Epic look at persecution of minorities
Mark Beale had no epic ideas.
Every year his Comparative Civilizations class at Maple Ridge secondary builds an epic project. The students research the topic, transform a classroom into a series of scenes, then tour the rest of the school population through their project over the course of the week.
“I was stuck. It was like, ‘I don’t really have anything,” he said to the Grade 8 class that was about to take the first tour through this year’s epic on Monday afternoon.
It finally came to him, during a classroom discussion about minority groups, and what it would be like to be a member of a minority group in an early civilization. That led to a conversation about modern minorities, how difficult their lives can be in a wealthy, educated country – and how much more difficult it would be in a poor country.
“I started thinking, ‘We might have a project here.’”
A little research led to some shocking discoveries – the kind of gritty facts that have become trademarks of the hard-hitting epics.
There are many minorities that could have been studied, but the students narrowed it down to four main groups – ethnic minorities, the mentally or physically handicapped, women, and people who are LGBTQ (lesbian, gay, bisexual, transgendered and questioning).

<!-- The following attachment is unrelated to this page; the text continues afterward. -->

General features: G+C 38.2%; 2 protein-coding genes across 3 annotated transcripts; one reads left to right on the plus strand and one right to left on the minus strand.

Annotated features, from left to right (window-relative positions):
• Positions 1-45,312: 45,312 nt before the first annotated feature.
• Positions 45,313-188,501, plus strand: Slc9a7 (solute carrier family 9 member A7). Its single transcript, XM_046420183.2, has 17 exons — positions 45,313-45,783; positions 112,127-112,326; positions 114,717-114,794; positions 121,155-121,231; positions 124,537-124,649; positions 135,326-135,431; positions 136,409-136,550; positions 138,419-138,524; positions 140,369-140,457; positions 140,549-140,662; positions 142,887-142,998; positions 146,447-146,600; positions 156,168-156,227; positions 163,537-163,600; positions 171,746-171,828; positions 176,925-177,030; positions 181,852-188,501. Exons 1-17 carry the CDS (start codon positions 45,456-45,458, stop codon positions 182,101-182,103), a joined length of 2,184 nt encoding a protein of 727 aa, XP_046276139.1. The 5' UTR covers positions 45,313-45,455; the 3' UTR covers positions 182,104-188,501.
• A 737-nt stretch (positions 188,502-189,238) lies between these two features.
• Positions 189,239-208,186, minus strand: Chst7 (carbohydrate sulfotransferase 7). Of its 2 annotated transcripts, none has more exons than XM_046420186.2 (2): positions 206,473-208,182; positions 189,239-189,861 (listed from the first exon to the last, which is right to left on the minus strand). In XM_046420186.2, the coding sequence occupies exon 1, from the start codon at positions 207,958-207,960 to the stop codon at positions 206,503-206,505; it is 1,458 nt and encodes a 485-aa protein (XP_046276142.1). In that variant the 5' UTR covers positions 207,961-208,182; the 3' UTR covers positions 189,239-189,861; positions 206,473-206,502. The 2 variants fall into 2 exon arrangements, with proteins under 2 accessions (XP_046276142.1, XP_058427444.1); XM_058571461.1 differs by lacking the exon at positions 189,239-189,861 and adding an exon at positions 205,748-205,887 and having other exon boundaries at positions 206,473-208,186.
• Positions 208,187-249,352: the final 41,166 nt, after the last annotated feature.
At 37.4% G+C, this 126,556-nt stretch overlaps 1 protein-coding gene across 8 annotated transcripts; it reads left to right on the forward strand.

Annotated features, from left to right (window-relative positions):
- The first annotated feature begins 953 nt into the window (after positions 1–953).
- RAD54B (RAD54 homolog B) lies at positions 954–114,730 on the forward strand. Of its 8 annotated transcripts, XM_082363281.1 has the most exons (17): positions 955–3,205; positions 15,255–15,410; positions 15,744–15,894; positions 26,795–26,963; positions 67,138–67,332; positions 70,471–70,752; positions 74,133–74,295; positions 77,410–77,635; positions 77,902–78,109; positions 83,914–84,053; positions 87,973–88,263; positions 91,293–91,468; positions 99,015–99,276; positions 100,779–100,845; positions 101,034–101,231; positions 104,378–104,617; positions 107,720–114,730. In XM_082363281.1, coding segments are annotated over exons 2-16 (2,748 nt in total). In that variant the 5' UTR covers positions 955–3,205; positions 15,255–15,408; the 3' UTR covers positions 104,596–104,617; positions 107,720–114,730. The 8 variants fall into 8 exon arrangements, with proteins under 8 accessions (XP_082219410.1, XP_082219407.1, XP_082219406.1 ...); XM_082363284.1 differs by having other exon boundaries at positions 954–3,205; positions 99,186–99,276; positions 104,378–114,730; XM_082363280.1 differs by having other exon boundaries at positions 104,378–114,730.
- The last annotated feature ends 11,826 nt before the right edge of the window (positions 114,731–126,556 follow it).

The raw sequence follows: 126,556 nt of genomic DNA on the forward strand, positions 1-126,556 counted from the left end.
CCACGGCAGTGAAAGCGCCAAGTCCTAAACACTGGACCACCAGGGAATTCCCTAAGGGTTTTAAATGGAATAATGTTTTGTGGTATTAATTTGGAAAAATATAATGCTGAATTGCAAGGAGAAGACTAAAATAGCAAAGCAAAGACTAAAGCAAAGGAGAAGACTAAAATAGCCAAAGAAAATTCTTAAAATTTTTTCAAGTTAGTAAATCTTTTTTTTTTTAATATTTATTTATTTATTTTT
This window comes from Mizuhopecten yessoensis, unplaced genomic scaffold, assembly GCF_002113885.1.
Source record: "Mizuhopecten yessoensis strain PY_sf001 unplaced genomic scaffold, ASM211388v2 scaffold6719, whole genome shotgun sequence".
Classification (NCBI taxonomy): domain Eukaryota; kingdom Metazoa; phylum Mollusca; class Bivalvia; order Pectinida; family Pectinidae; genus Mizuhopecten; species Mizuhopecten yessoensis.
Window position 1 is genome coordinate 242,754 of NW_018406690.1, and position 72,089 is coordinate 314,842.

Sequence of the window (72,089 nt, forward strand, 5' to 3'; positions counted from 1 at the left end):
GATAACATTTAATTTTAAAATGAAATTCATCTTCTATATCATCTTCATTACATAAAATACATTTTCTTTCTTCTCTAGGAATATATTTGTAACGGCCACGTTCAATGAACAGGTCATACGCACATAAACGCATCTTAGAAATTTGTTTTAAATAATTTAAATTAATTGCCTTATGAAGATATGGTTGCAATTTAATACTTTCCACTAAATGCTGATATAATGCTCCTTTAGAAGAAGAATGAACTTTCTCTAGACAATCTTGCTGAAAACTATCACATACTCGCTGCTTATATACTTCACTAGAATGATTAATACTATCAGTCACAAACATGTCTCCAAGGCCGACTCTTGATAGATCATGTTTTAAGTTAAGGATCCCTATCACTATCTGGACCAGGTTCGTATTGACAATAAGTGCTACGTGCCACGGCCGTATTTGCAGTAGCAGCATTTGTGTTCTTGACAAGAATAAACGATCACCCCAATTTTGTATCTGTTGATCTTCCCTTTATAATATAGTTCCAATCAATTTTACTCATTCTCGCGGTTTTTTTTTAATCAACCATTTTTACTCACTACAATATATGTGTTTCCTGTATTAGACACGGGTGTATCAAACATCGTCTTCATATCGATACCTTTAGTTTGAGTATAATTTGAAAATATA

Beale told those Grade 8s that his class learned about abuse that was shocking and horrendous.
“The museum is no joke. There are scenes in there that are graphic in nature,” he warned them.
The comparative civilization students populate the many scenes.
There is a mentally ill patient shackled to a bed, and they explain that in many poor countries they are restrained or drugged. Another tells how handicapped people are often co-opted to work for begging syndicates.
There are scenes about the plight of women in nations where they do not enjoy equal rights, with female circumcision and under-age marriages highlighted.
A scene from the genocide of 800,000 people in Rwanda highlights the plight of ethnic minorities, and there is a death row scene that offers insight into the execution of LGBTQ people, in countries where sexual orientation can carry a death sentence.
The students researched the projects, framed the walls, built the sets, and from Monday to Thursday this week they will be in the epic project, telling their stories.
About half of the Grade 12 class at MRSS, 125 students, plays a role in the epic project.
“We want to promote social responsibility in the school, and make people aware of issues they’re probably not aware of,” said Beale. “It’s all real. It’s all researched.”
Beale said the school population was to go through the project from Monday to Thursday, and on Monday and Tuesday nights between 200 and 300 parents will visit.
The epic project always gets a reaction.
“A lot of people have said to me, ‘You need to choose happier, upbeat topics,’” said Beale. “But that’s a, ‘who cares?’ There’s nothing that needs to change.”